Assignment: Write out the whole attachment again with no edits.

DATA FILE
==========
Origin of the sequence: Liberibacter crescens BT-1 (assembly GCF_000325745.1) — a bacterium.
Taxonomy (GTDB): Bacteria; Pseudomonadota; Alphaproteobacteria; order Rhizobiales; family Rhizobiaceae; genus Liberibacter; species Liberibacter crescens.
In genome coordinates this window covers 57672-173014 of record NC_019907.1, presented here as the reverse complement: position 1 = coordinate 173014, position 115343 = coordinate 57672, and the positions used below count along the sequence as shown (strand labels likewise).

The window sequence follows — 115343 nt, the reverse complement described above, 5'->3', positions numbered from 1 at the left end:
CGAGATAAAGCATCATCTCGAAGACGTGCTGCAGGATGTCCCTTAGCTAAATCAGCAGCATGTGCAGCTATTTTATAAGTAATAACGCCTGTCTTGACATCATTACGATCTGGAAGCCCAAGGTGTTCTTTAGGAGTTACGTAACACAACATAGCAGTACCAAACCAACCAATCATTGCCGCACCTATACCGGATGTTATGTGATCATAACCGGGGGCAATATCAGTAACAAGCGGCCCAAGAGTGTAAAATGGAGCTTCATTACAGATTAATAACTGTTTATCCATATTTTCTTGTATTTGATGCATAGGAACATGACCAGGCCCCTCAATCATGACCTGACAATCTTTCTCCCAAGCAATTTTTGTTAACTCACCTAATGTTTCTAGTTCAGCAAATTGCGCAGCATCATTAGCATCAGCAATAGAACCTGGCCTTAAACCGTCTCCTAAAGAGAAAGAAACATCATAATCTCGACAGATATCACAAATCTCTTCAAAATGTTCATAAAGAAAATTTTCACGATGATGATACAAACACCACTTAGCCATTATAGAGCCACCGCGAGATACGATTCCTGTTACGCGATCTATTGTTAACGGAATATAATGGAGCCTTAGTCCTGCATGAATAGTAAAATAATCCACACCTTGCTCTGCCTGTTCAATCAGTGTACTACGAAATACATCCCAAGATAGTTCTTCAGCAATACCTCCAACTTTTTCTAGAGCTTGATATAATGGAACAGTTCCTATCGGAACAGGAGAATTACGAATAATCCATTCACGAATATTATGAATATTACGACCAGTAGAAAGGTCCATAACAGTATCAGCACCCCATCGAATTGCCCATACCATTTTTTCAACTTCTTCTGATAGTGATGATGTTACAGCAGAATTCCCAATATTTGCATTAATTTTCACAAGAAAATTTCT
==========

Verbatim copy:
Origin of the sequence: Liberibacter crescens BT-1 (assembly GCF_000325745.1) — a bacterium.
Taxonomy (GTDB): Bacteria; Pseudomonadota; Alphaproteobacteria; order Rhizobiales; family Rhizobiaceae; genus Liberibacter; species Liberibacter crescens.
In genome coordinates this window covers 57672-173014 of record NC_019907.1, presented here as the reverse complement: position 1 = coordinate 173014, position 115343 = coordinate 57672, and the positions used below count along the sequence as shown (strand labels likewise).

The window sequence follows — 115343 nt, the reverse complement described above, 5'->3', positions numbered from 1 at the left end:
CGAGATAAAGCATCATCTCGAAGACGTGCTGCAGGATGTCCCTTAGCTAAATCAGCAGCATGTGCAGCTATTTTATAAGTAATAACGCCTGTCTTGACATCATTACGATCTGGAAGCCCAAGGTGTTCTTTAGGAGTTACGTAACACAACATAGCAGTACCAAACCAACCAATCATTGCCGCACCTATACCGGATGTTATGTGATCATAACCGGGGGCAATATCAGTAACAAGCGGCCCAAGAGTGTAAAATGGAGCTTCATTACAGATTAATAACTGTTTATCCATATTTTCTTGTATTTGATGCATAGGAACATGACCAGGCCCCTCAATCATGACCTGACAATCTTTCTCCCAAGCAATTTTTGTTAACTCACCTAATGTTTCTAGTTCAGCAAATTGCGCAGCATCATTAGCATCAGCAATAGAACCTGGCCTTAAACCGTCTCCTAAAGAGAAAGAAACATCATAATCTCGACAGATATCACAAATCTCTTCAAAATGTTCATAAAGAAAATTTTCACGATGATGATACAAACACCACTTAGCCATTATAGAGCCACCGCGAGATACGATTCCTGTTACGCGATCTATTGTTAACGGAATATAATGGAGCCTTAGTCCTGCATGAATAGTAAAATAATCCACACCTTGCTCTGCCTGTTCAATCAGTGTACTACGAAATACATCCCAAGATAGTTCTTCAGCAATACCTCCAACTTTTTCTAGAGCTTGATATAATGGAACAGTTCCTATCGGAACAGGAGAATTACGAATAATCCATTCACGAATATTATGAATATTACGACCAGTAGAAAGGTCCATAACAGTATCAGCACCCCATCGAATTGCCCATACCATTTTTTCAACTTCTTCTGATAGTGATGATGTTACAGCAGAATTCCCAATATTTGCATTAATTTTCACAAGAAAATTTCT